I would have appreciated an author's note to place the years of the civil war of the Republic of the Congo / Congo Brazzaville. I call it the little Congo, the one on the ocean, not the big one that is called Democratic but isn't...... I needed to know. I NEVER found an answer and that too is so typical for this book! The book is published in 1990 and the only civil war I could find for this country was from 1997-1999. I sent a question to the author c/o the publisher. Will I get an answer? What is important is that the author has experienced civil wars in Africa, The Biafran War, so the war episodes feel pitch perfect. We know for sure is that the Biafran War is over and that ended in 1970.
The author superbly looks at our closest relative and makes us think about human behavior. There is abundant sex, and it is physical, but human sex IS physical, just as it is with chimps. I think the sex is well done. It might bother some. Not me. There is discord and aggression and manipulation. The parallels are intriguing. I told you it was cerebral. Continually you are comparing chimps and humans and mathematical axioms.
I really liked the narration by Harriet Walter. There is not much she can do to alert the reader to the changes of setting in both time and place. You just have to pay attention. The audio format is challenging but I enjoyed it tremendously. You get help with the setting changes from the point of view used. The African thread is told in first person and the English setting is in third person. There are also short quotes concerning mathematical theories. Sounds complicated? It is, but it is still very, very good. A puzzle to be solved, just like life.
ETA: This I forgot. Recognition, people want and need recognition, but to what degree?! I saw a difference here between John and Hope. John's need of recognition/acclaim was monumental. Hope's less so. I look at Hope and I admire her. She is the central character. She is s modern woman. She is strong and wise and loving and she doesn't expect as much as John. She doesn't demand as much recognition. Who is happier? ...more
The book description says exactly what the book is about. There are numerous stories about specific birds. It is these stories that capture the readerThe book description says exactly what the book is about. There are numerous stories about specific birds. It is these stories that capture the reader’s attention and heart. I was amazed by the antics of some of the birds. With other stories I laughed, and some saddened me. I was amazed by the communication and the strength of the bond between some of these birds and Michele, the author of the book and founder of the Pandemonium Aviaries. This conservation organization is dedicated to saving abandoned / damaged birds and breeding birds threatened by extinction. By reading these stories you understand what we will lose if these birds and others like them become extinct.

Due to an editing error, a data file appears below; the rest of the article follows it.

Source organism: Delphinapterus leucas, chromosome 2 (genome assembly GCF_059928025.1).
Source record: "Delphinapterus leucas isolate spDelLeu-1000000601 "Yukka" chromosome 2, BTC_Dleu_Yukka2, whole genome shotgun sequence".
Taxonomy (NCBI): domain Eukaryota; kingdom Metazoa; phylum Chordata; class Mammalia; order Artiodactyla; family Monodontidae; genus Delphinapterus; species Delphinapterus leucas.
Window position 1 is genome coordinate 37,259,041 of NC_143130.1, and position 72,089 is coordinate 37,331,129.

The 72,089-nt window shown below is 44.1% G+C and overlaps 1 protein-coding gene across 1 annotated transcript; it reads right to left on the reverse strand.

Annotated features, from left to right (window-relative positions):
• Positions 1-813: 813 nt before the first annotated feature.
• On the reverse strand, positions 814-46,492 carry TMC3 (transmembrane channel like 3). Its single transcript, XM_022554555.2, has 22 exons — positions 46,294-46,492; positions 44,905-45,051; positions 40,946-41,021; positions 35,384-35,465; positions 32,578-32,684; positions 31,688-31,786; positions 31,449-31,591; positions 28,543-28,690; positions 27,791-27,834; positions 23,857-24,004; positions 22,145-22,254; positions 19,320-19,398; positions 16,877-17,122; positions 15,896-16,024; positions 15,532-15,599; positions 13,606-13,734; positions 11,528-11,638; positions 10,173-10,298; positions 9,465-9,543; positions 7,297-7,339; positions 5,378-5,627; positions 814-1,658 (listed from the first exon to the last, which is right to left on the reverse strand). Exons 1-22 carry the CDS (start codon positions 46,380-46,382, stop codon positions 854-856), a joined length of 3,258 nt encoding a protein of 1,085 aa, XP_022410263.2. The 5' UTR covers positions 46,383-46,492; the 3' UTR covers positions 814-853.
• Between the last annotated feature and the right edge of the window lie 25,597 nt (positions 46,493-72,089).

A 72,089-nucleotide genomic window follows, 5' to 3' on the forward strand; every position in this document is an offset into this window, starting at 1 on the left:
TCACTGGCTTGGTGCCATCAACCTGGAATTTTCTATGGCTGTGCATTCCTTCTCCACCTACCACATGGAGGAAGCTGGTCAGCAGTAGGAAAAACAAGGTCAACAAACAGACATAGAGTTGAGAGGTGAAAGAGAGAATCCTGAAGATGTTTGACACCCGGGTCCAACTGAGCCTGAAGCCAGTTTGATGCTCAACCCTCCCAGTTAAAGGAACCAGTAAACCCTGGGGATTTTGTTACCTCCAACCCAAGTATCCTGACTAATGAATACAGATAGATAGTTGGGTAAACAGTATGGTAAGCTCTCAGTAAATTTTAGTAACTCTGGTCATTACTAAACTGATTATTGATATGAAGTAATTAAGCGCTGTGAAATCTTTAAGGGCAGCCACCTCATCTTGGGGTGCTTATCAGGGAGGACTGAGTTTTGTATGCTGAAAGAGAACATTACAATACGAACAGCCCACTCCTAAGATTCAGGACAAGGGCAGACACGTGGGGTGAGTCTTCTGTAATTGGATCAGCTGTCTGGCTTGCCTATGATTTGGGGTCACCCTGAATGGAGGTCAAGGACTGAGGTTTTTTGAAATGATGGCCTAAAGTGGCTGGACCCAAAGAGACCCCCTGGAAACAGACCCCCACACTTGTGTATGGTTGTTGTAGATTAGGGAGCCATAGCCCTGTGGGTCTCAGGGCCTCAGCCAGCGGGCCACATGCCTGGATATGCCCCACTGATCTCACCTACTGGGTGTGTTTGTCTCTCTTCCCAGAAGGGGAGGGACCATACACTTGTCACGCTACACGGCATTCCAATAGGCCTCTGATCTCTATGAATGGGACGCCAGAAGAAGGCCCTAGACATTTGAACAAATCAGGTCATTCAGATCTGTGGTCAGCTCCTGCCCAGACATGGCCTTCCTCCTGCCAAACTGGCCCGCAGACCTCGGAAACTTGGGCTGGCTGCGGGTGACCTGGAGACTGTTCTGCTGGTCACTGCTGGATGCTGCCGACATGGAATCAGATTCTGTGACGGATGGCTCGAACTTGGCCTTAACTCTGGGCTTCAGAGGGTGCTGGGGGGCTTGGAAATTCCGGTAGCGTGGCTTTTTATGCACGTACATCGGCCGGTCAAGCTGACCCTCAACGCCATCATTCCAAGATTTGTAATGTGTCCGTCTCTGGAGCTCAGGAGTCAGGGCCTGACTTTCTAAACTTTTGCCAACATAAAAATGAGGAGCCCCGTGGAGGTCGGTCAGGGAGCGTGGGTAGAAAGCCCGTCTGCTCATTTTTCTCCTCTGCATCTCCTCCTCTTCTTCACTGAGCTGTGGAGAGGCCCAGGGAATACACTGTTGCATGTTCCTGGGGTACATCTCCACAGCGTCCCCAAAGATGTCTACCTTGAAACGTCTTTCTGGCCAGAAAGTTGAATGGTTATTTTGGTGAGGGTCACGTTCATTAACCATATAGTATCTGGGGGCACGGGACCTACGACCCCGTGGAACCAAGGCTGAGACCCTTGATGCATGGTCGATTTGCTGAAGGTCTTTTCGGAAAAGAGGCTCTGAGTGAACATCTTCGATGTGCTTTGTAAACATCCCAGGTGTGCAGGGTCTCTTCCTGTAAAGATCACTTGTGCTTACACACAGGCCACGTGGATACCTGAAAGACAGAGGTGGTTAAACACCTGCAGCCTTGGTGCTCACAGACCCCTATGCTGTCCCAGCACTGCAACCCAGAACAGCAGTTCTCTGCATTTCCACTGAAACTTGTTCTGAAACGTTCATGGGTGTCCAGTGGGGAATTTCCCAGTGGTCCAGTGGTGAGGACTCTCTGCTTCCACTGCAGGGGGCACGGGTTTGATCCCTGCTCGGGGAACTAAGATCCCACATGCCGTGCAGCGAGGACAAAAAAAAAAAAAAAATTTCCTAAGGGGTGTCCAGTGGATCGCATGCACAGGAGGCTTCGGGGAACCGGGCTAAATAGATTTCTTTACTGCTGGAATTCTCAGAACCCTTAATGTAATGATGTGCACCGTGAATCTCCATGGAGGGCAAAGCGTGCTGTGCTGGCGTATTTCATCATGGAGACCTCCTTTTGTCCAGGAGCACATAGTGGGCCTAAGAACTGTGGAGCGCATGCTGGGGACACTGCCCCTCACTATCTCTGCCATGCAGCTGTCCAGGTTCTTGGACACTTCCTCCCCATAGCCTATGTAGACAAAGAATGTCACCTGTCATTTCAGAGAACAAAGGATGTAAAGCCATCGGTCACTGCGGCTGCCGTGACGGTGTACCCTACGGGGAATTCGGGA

Good narration of the audiobook by Tamara Marston. ...more
I see no need in repeating what is stated in the book description.
On completing this book I knew immediately why I liked this book so much. Two reasoI see no need in repeating what is stated in the book description.
On completing this book I knew immediately why I liked this book so much. Two reasons, the first, the most important, being that the author captures how people think and talk and relate to each other. Time after time I felt that the relationship between the Lesters, Elise and Herbie, was so realistically drawn that the author must have understood them. They are people that really existed, as well as the first family followed in the book. Neither is fictional. Don't you ever look at a person and only because you know that person well can you understand why they act, say or do what they do? What that person does seems so foreign to your own way of thinking, but you do understand. It is in this manner you look at these characters. This is not the only relationship that is so perceptively portrayed; many relationships were pitch-perfect in their accuracy.